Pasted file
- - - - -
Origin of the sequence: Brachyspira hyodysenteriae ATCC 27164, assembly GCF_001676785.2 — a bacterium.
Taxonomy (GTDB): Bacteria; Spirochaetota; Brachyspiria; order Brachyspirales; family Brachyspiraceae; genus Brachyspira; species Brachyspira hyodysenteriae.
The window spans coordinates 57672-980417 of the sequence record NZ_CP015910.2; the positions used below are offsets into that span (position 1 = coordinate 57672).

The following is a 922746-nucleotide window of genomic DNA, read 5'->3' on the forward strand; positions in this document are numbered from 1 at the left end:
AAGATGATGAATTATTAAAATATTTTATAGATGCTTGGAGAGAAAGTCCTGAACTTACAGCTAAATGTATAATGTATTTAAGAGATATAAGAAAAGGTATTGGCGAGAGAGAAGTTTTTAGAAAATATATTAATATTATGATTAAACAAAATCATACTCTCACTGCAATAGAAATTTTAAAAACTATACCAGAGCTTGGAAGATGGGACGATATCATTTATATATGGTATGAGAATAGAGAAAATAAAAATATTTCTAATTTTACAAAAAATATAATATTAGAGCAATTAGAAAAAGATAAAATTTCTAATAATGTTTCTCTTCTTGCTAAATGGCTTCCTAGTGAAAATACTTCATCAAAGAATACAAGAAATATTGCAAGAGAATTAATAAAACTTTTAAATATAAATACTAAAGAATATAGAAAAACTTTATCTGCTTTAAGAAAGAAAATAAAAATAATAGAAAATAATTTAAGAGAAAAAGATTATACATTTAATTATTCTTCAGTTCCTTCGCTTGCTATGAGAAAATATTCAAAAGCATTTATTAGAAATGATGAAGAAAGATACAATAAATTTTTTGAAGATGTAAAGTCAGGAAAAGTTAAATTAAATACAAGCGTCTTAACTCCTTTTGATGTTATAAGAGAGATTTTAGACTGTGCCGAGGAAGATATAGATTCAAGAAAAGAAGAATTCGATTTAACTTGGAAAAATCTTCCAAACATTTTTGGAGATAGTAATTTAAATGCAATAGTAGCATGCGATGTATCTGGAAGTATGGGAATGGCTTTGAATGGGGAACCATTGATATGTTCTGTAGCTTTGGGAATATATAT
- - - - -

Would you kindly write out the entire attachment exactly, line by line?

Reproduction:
Origin of the sequence: Brachyspira hyodysenteriae ATCC 27164, assembly GCF_001676785.2 — a bacterium.
Taxonomy (GTDB): Bacteria; Spirochaetota; Brachyspiria; order Brachyspirales; family Brachyspiraceae; genus Brachyspira; species Brachyspira hyodysenteriae.
The window spans coordinates 57672-980417 of the sequence record NZ_CP015910.2; the positions used below are offsets into that span (position 1 = coordinate 57672).

The following is a 922746-nucleotide window of genomic DNA, read 5'->3' on the forward strand; positions in this document are numbered from 1 at the left end:
AAGATGATGAATTATTAAAATATTTTATAGATGCTTGGAGAGAAAGTCCTGAACTTACAGCTAAATGTATAATGTATTTAAGAGATATAAGAAAAGGTATTGGCGAGAGAGAAGTTTTTAGAAAATATATTAATATTATGATTAAACAAAATCATACTCTCACTGCAATAGAAATTTTAAAAACTATACCAGAGCTTGGAAGATGGGACGATATCATTTATATATGGTATGAGAATAGAGAAAATAAAAATATTTCTAATTTTACAAAAAATATAATATTAGAGCAATTAGAAAAAGATAAAATTTCTAATAATGTTTCTCTTCTTGCTAAATGGCTTCCTAGTGAAAATACTTCATCAAAGAATACAAGAAATATTGCAAGAGAATTAATAAAACTTTTAAATATAAATACTAAAGAATATAGAAAAACTTTATCTGCTTTAAGAAAGAAAATAAAAATAATAGAAAATAATTTAAGAGAAAAAGATTATACATTTAATTATTCTTCAGTTCCTTCGCTTGCTATGAGAAAATATTCAAAAGCATTTATTAGAAATGATGAAGAAAGATACAATAAATTTTTTGAAGATGTAAAGTCAGGAAAAGTTAAATTAAATACAAGCGTCTTAACTCCTTTTGATGTTATAAGAGAGATTTTAGACTGTGCCGAGGAAGATATAGATTCAAGAAAAGAAGAATTCGATTTAACTTGGAAAAATCTTCCAAACATTTTTGGAGATAGTAATTTAAATGCAATAGTAGCATGCGATGTATCTGGAAGTATGGGAATGGCTTTGAATGGGGAACCATTGATATGTTCTGTAGCTTTGGGAATATATAT